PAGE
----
Mother’s Day arrives at around the same time every year. It’s not like February 29th, it’s around every. single. year.
When my mom was living it was a day full of celebration. We would get her a pin corsage before church, have breakfast afterwards and then open gifts. She was mine to celebrate. My mom was more fun than I will probably ever be, and the most giving individual.
Which is why Mother’s Day is hard. I miss her.
But, it’s also no secret that holidays are tough in general after you lose someone. For me, some of these days are also coupled with the decision to not go to Church.
While I love going to church, I stay away on these particular holidays for one simple reason — they usually celebrate parents and often times do spotlights and testimonials about church member’s mothers.
It pains me to admit, but this is too hard for me to bear.
Grieving means knowing your limits, right? Well, this is one of mine.
Talking about my mom? No problem. Hearing other people talk about their living mothers? Just can’t do it.
I’ve stopped being ashamed to admit this. I did for a while, but realized, who can punish me for it? This is how I deal with these days. Everyone is different. I don’t view missing church on these days as a lack of devotion for God, but as a sign that I am handling this pain the best I can.
That’s all any of us can do.
Each year, this day has looked different for me. This year I’ve decided to keep busy. I am planning a small brunch for my family that lives nearby so that I have something to work on — a project of sorts — which will ensure I’m not secluding myself from society.
In the last two years, I’ve usually curled up on the couch with a pint (or two) of ice cream and a good movie. This year, I’ve noticed a change for me in my grief journey and I decided what was best for me was to be out and about. Keep my mind busy.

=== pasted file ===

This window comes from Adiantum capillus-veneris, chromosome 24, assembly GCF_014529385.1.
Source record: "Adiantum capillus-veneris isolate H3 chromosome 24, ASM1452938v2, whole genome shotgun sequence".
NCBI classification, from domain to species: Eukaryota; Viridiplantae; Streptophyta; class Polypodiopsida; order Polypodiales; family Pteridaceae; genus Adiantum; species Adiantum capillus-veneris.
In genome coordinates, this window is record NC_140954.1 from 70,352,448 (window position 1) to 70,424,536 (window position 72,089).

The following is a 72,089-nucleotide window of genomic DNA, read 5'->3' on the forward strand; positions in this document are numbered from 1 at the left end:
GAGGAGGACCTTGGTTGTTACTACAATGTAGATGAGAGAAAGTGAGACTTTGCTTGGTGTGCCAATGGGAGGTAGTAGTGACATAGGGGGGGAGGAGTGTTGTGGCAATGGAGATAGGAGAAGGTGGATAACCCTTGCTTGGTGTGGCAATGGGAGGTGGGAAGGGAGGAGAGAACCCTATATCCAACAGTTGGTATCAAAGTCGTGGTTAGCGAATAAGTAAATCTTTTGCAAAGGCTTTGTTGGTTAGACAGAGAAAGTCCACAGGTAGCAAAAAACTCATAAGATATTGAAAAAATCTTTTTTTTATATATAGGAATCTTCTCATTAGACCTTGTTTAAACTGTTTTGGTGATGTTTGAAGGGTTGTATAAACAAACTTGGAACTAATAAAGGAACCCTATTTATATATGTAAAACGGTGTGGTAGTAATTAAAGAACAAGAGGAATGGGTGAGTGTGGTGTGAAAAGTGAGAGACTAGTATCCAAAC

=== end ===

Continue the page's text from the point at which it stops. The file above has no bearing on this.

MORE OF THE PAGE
Whatever you decide to do, make sure it’s what YOU want to do.
I recently sat down with a great friend of mine who just lost her mother to cancer. (This is her first Mother’s Day without her mom.)
I sat across from her and saw the grief in her eyes.
I wanted to make sure she had something planned to remember her mom or to keep herself busy, because I know what it’s like to think you don’t need a plan and then have the grief take over. The strength she has is unbelievable and she told me that she has plans to remember her mom with some girlfriends over brunch. In that moment, I was so proud of her. She figured out what she needed — what worked best for her — and went for it.
If you’re like my friend, or like me, and have a plan — I’m proud of you. If you’re plan is to not have a plan — I’m proud of you too. No matter what, you’re doing what is best for you.
Just remember that this is a journey, and where you are now will probably not be where you’ll be next year. Take your time and get through, or enjoy, each day as best you can.